Offer Your Guests and Staff the Best Coffee: Fair Trade Certified
There is a pretty good chance you are drinking coffee while reading this column. I am one of those rare individuals who has never had a cup of coffee. Never. That’s probably a good thing with the price of java rising faster than petroleum. Speaking of which, did you know that coffee is the world’s second most valuable traded commodity? It is just behind petroleum. According to San Francisco-based Global Exchange, coffee is the United States’ largest food import.
The United States primarily purchases coffee from Brazil, Colombia, Mexico, Guatemala, and Vietnam. It also buys coffee from Indonesia, Costa Rica, Peru, El Salvador, Ecuador, Venezuela, Honduras, Uganda, Thailand, Nicaragua, India, and Papua New Guinea. Take another look at the caffeinated concoction swirling before you. It traveled a long way to get to your coffee cup.
The lodging industry is a huge consumer of coffee. There is no way to know exactly how much it purchases. It is offered in guestrooms, restaurants, night clubs, breakfast areas, and in offices. With such a large river of joe flowing through its buildings, the industry has a responsibility to purchase coffee grown by farmers who are fairly compensated for their product and who work in conditions that are environmentally safe. Too often, coffee workers toil in conditions that are sweatshop-like, pesticide-polluted, and receive prices that are less than the costs of production, forcing them into a cycle of poverty and debt. What can you do to support those companies that treat growers with respect? Purchase Fair Trade Certified coffee. Not sure what that means?
Fair Trade products are certified in the United States by TransFair USA, the only independent, third-party certifier. It works with importers and manufacturers to document business practices, providing a reliable consumer guarantee that indicates what coffees have been purchased from producers according to Fair Trade criteria. These criteria are established by Fairtrade Labeling Organizations International (FLO), a consortium of Fair Trade groups in Japan, Canada, the United States and 17 European countries. FLO makes annual inspection visits to producer groups on its Fair Trade Register to ensure that the benefits of Fair Trade relationships are reaching the farmers.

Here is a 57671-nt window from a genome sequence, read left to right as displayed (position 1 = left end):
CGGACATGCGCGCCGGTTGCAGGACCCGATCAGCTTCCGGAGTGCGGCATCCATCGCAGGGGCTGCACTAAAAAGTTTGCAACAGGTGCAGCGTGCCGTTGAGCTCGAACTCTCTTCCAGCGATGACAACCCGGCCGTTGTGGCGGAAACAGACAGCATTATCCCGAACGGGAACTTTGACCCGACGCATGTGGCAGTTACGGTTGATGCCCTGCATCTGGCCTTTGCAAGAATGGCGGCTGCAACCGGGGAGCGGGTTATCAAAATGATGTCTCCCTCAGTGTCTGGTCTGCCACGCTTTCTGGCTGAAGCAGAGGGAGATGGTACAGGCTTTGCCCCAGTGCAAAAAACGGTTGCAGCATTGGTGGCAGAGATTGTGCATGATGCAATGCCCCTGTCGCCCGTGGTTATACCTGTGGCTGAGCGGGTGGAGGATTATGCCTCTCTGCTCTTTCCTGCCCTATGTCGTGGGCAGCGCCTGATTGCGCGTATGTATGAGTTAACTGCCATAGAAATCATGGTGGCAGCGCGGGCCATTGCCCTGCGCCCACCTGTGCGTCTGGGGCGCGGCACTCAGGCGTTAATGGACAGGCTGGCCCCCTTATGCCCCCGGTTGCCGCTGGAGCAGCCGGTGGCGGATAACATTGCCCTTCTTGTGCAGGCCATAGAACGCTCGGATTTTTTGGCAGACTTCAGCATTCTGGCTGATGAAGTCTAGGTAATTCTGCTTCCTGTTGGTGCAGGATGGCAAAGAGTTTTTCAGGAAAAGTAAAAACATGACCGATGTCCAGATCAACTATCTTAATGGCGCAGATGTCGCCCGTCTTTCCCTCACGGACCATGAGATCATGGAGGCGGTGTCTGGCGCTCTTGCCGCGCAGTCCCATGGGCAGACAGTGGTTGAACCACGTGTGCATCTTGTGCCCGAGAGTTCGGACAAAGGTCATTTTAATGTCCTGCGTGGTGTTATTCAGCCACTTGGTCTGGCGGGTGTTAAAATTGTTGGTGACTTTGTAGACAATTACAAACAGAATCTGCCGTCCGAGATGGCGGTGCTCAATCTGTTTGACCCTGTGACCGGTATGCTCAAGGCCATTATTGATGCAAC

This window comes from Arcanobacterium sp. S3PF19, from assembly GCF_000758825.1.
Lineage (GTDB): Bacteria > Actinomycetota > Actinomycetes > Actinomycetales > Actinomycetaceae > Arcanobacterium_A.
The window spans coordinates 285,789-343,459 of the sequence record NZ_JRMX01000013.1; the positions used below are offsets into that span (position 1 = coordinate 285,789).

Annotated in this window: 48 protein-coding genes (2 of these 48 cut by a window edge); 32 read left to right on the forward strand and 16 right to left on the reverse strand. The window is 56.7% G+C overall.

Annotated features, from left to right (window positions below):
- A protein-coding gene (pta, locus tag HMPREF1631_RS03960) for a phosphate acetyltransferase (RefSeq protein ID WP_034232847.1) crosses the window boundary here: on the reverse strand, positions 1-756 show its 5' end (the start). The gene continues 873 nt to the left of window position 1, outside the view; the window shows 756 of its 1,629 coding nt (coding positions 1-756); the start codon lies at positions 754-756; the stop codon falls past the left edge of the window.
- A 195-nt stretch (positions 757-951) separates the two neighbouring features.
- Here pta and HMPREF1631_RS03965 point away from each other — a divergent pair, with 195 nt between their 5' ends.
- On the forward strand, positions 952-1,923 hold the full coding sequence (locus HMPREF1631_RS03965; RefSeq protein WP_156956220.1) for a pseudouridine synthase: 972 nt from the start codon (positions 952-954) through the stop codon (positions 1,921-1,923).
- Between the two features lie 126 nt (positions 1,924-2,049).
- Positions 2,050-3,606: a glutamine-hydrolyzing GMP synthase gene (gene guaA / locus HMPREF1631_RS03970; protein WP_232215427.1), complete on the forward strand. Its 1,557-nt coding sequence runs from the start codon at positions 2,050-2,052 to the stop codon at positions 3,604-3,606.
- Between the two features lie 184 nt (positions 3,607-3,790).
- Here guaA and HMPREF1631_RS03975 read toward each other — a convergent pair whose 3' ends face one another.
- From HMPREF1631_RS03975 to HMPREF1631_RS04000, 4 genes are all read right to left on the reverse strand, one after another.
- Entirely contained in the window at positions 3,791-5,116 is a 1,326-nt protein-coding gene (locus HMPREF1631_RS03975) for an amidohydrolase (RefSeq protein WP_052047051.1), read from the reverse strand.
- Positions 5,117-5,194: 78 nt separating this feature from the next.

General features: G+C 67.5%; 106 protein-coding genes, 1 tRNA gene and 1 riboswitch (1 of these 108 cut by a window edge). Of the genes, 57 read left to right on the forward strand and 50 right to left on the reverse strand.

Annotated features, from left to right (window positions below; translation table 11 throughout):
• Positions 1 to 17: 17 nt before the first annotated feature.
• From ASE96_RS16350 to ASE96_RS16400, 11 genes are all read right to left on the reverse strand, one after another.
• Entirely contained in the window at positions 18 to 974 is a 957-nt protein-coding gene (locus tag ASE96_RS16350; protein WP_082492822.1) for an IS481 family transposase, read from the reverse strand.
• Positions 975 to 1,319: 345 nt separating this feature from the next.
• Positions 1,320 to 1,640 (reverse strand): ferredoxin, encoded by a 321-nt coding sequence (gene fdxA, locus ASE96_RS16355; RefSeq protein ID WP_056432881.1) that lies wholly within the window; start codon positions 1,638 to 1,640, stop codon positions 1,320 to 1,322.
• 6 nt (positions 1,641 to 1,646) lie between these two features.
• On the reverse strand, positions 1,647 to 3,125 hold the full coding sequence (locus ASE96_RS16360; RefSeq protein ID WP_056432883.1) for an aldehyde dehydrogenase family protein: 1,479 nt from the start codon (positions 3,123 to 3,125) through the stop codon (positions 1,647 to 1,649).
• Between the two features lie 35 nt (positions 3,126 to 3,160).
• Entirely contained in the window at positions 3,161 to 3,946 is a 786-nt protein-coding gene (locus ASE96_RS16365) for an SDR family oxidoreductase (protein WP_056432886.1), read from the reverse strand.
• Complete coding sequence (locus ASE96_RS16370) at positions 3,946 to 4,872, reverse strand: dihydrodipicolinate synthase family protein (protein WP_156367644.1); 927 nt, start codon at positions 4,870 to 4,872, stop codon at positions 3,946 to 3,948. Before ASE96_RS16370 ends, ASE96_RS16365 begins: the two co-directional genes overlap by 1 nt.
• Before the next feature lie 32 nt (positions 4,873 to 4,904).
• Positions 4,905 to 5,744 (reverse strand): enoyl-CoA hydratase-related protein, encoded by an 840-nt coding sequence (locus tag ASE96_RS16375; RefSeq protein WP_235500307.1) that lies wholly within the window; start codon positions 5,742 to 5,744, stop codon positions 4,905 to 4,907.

Fair Trade Principles Include:
• Fair price: Democratically organized farmer groups receive a guaranteed minimum floor price and an additional premium for certified organic products. Farmer organizations are also eligible for pre-harvest credit.
• Fair labor conditions: Workers on Fair Trade farms enjoy freedom of association, safe working conditions, and living wages. Forced child labor is strictly prohibited.
• Direct trade: With Fair Trade, importers purchase from Fair Trade producer groups as directly as possible, eliminating unnecessary middlemen and empowering farmers to develop the business capacity necessary to compete in the global marketplace.
• Democratic and transparent organizations: Fair Trade farmers and farm workers decide democratically how to invest Fair Trade revenues.
• Community development: Fair Trade farmers and farm workers invest Fair Trade premiums in social and business development projects like scholarship programs, quality improvement trainings, and organic certification.
• Environmental sustainability: Harmful agrochemicals and genetically modified organisms are strictly prohibited in favor of environmentally sustainable farming methods that protect farmers’ health and preserve valuable ecosystems for future generations.
Does Fair Trade coffee cost more? Not necessarily, according to TransFair USA. Fair Trade Certified coffees are generally priced competitively with other gourmet, specialty coffees. They are, however, more expensive than mass-produced, low quality coffees. As Fair Trade expands to more companies, buyers will increasingly have more choice of where to buy their Fair Trade Certified products. This increased competition will most likely drive down prices.
Even if Fair Trade coffee does cost a little more, buying it is the right thing to do. Today’s increasingly environmentally and socially conscious travelers will respect you for it and reward you with their business. Farmers who grow the coffee beans will profit and improve their standard of living. Not a bad deal if you ask me.